Mental Health and Wellness Center (MHaWC). Located in the College of Education, MHaWC is a graduate training clinic that works to empower students through art therapy, career and vocational counseling, rehabilitation counseling, clinical mental health counseling and psychotherapy. All clinicians-in-training are under the full supervision of licensed faculty. 

  • Location: 5425 Gullen Mall, Detroit MI 48202
  • Cost: Free for students 
  • Hours: By appointment
  • Phone: Counseling and Art Therapy: 313-577-1681; Counseling and School Psychology: 313-577-8744
  • Email:

Speech and Language Clinics. The College of Liberal Arts and Sciences’ Speech and Language Clinics provide services to individuals of all ages. Individual and group therapy services are offered for fluency, articulation, voice and resonance problems, and language impairments. 

  • Location: 5229 Cass Ave., Rands House, Detroit, MI 48202
  • Cost: One fee per semester. Scholarships are available. The clinics do not participate in any insurance programs. 
  • Hours: By appointment
  • Phone: 313-577-8386
  • Email:

Audiology Clinic. The clinic in the College of Liberal Arts and Sciences provides complete and free audiologic evaluations. 

  • Location: 5201 Cass Ave., Prentis Building, Suite 024, Detroit, MI 48202
  • Cost: Free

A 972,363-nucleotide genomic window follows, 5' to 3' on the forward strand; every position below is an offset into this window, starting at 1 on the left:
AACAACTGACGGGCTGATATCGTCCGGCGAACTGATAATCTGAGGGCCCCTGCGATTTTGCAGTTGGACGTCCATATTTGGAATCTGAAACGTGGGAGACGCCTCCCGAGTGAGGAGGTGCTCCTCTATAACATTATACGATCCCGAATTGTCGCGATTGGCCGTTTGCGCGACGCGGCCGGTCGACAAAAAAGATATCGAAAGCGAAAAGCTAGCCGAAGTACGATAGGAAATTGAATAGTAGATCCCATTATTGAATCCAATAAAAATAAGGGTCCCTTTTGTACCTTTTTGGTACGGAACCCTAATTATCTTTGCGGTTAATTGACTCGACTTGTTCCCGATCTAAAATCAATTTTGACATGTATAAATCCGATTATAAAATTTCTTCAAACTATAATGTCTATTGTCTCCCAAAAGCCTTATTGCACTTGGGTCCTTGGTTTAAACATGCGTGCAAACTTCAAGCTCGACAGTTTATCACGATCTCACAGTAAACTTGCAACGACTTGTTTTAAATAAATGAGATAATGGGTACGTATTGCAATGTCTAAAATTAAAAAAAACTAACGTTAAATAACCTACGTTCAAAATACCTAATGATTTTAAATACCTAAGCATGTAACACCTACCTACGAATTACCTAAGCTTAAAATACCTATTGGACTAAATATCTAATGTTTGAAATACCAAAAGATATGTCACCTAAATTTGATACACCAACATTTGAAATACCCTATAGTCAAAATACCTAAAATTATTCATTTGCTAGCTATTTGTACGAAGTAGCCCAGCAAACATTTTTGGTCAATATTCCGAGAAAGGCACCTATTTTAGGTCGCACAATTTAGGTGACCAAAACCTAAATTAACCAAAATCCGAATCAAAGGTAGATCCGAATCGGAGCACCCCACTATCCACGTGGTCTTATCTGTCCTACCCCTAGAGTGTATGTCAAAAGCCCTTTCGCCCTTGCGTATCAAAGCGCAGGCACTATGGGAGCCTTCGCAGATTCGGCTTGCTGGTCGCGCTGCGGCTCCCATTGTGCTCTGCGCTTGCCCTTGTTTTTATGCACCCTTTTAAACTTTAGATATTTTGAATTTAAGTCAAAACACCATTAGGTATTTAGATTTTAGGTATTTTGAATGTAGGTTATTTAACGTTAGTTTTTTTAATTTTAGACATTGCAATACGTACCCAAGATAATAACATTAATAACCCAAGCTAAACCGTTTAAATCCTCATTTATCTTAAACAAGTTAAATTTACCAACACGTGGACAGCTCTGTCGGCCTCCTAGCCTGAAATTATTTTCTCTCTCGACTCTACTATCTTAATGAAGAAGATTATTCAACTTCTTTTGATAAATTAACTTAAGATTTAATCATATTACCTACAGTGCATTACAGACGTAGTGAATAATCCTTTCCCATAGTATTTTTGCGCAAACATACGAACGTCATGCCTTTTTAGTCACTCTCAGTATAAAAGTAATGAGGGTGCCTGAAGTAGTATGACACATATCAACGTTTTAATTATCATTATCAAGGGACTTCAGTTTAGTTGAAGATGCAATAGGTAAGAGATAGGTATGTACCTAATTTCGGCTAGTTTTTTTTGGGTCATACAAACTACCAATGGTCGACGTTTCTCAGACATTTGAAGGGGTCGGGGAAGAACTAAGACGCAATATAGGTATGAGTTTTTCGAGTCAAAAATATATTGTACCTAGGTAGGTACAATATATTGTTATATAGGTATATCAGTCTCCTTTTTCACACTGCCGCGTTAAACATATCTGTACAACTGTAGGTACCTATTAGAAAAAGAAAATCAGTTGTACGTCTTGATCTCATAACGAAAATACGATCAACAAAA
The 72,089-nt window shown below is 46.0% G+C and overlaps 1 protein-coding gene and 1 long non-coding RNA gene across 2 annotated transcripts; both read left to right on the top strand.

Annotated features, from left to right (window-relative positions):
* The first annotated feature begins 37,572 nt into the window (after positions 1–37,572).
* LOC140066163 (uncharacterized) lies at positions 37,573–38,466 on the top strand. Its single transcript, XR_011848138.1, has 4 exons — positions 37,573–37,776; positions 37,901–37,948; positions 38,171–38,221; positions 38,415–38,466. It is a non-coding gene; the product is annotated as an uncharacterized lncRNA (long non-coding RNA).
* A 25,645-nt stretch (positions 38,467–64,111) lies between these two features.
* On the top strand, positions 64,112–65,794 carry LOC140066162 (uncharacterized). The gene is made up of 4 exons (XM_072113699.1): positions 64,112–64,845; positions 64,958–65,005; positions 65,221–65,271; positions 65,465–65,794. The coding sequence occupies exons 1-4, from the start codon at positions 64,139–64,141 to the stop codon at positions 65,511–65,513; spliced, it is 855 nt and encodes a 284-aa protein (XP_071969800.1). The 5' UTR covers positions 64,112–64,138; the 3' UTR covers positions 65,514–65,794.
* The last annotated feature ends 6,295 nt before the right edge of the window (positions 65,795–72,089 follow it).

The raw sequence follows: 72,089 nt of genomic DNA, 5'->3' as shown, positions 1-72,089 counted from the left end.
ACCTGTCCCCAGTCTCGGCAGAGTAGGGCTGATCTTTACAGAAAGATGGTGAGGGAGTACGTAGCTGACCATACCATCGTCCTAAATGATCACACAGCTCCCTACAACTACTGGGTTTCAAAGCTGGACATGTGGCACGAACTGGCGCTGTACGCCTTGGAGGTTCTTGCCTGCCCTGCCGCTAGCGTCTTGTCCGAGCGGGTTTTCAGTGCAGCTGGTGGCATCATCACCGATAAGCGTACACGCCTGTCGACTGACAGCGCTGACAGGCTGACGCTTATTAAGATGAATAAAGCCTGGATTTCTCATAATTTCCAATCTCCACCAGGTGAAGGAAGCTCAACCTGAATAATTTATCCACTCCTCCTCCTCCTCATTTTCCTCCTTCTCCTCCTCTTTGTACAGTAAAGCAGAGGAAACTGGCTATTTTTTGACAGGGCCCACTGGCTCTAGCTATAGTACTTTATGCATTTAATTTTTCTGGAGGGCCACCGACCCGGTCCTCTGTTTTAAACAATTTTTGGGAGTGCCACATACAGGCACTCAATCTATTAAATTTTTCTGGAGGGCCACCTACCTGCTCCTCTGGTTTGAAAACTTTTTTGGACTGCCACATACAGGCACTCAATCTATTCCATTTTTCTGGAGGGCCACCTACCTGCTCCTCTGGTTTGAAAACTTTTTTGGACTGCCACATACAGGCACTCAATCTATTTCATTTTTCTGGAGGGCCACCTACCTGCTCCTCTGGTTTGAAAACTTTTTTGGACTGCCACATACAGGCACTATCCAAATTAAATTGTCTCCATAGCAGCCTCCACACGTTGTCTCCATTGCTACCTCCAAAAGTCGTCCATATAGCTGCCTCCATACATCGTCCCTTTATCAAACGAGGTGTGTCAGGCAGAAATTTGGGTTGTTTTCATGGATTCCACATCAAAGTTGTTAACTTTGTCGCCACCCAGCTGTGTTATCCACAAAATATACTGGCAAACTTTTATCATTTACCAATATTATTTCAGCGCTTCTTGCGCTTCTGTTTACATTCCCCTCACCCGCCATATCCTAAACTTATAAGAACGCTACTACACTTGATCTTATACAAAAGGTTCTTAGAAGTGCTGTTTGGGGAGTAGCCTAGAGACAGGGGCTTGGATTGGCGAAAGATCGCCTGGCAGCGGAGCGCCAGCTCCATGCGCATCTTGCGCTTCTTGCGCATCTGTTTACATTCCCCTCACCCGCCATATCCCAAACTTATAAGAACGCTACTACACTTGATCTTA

• Hours: Monday 9 a.m. to 4 p.m., Wednesday, 9 a.m. to 4 p.m., Friday 9 a.m. to noon
  • Phone: 313-577-0631
  • Email:

W Food Pantry. The Food Pantry provides enrolled Wayne State Warriors in need of food assistance with nutritious food at no cost. A OneCard and print-out of a current student schedule is required for entry. It works to increase awareness of food insecurity and other resources throughout Wayne State and the wider community. 

  • Location: 703 W. Kirby, Detroit, MI 48202
  • Cost: Free access with OneCard presented upon arrival
  • Hours: Fall and winter semesters: Monday, Wednesday, Friday from 2 to 7 p.m. Spring/summer semester: Tuesday, Wednesday, Thursday from 11 a.m. to 3 p.m.
  • Phone: 313-577-0154 
  • Email:

Wardrobe. The Wardrobe provides gently used casual and professional clothing to any enrolled student free of charge. A OneCard must be shown for access. 

  • Location: 695 W. Kirby, Detroit, MI 48202
  • Cost: Free access with OneCard presented upon arrival, current class schedule must be presented once every semester
  • Hours: Fall and winter semesters: Monday, Wednesday, Friday from 2 to 7 p.m. Spring/summer semester: Tuesday, Wednesday, Thursday from 11 a.m. to 3 p.m.
  • Phone: 313-577-0154 
  • Email:

By Kristy Case, web writer/editor, Graduate School

← Back to listing